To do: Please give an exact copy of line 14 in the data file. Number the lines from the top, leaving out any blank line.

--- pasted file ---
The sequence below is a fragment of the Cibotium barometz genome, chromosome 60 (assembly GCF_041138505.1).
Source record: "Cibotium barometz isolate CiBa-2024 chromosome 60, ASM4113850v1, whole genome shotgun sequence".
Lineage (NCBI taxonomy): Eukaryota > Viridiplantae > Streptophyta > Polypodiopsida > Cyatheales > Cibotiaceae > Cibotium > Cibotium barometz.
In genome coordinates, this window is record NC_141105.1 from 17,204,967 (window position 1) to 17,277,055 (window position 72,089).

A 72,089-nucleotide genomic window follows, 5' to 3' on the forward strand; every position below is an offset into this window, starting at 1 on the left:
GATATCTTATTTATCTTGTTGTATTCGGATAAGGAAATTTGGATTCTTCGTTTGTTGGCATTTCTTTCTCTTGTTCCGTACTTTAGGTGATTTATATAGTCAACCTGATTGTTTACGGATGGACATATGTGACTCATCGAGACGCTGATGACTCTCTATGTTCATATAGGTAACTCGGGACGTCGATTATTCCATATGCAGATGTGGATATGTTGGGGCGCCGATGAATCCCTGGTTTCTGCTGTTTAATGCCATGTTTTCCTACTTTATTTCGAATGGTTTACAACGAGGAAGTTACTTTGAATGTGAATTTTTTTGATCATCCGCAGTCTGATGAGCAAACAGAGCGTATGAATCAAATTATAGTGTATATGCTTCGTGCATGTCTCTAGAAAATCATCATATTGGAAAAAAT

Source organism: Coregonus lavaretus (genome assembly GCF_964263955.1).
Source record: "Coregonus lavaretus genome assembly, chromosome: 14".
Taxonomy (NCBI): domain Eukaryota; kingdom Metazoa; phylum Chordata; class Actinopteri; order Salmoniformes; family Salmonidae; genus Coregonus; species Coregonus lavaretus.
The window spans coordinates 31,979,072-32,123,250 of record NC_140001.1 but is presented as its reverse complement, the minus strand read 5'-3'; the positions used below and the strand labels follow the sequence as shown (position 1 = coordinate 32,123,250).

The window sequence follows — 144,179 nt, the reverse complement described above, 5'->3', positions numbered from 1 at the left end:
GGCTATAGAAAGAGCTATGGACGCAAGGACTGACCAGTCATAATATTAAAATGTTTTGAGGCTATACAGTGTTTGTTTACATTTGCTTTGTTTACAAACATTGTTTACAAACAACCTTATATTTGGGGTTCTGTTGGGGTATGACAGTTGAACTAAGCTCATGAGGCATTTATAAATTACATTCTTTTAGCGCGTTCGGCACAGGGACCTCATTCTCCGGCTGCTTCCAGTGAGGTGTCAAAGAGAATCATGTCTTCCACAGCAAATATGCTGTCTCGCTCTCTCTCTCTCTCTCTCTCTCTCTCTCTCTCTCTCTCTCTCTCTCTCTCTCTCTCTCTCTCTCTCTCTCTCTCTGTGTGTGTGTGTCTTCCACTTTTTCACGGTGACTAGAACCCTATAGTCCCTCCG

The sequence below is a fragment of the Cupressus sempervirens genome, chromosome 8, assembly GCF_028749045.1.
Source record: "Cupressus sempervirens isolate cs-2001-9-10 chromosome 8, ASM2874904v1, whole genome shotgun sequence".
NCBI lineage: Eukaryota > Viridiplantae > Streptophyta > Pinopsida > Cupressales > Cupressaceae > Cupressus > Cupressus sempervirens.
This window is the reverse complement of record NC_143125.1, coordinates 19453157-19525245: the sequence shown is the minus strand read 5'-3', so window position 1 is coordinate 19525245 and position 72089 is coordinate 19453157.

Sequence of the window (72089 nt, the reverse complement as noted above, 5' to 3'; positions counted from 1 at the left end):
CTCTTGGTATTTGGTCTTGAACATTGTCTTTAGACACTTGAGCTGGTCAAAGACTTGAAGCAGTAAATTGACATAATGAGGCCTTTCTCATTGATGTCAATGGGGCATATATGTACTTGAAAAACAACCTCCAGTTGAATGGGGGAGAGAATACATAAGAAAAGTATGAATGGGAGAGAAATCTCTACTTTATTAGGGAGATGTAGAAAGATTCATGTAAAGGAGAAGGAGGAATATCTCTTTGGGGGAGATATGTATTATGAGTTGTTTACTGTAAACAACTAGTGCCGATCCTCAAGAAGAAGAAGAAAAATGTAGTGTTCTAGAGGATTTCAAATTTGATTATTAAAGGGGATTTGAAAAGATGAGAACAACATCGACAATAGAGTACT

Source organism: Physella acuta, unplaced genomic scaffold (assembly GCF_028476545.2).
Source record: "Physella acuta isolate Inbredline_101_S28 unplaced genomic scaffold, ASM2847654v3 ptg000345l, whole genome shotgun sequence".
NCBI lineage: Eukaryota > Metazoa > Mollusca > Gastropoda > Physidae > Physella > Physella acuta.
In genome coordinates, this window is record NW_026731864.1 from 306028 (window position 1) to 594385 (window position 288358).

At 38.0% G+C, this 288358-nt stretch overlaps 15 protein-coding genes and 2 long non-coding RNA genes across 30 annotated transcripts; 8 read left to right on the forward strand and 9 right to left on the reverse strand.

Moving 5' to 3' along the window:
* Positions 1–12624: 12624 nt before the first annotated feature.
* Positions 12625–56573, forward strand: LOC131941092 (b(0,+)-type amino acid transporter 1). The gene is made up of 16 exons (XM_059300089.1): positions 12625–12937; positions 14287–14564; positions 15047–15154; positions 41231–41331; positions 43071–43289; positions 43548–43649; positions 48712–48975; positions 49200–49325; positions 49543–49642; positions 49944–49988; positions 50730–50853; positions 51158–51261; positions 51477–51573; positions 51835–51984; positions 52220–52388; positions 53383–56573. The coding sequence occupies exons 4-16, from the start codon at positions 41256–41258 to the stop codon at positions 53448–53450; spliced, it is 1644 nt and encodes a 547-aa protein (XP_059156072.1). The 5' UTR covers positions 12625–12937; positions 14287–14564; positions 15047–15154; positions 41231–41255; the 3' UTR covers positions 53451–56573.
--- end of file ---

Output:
Source record: "Cupressus sempervirens isolate cs-2001-9-10 chromosome 8, ASM2874904v1, whole genome shotgun sequence".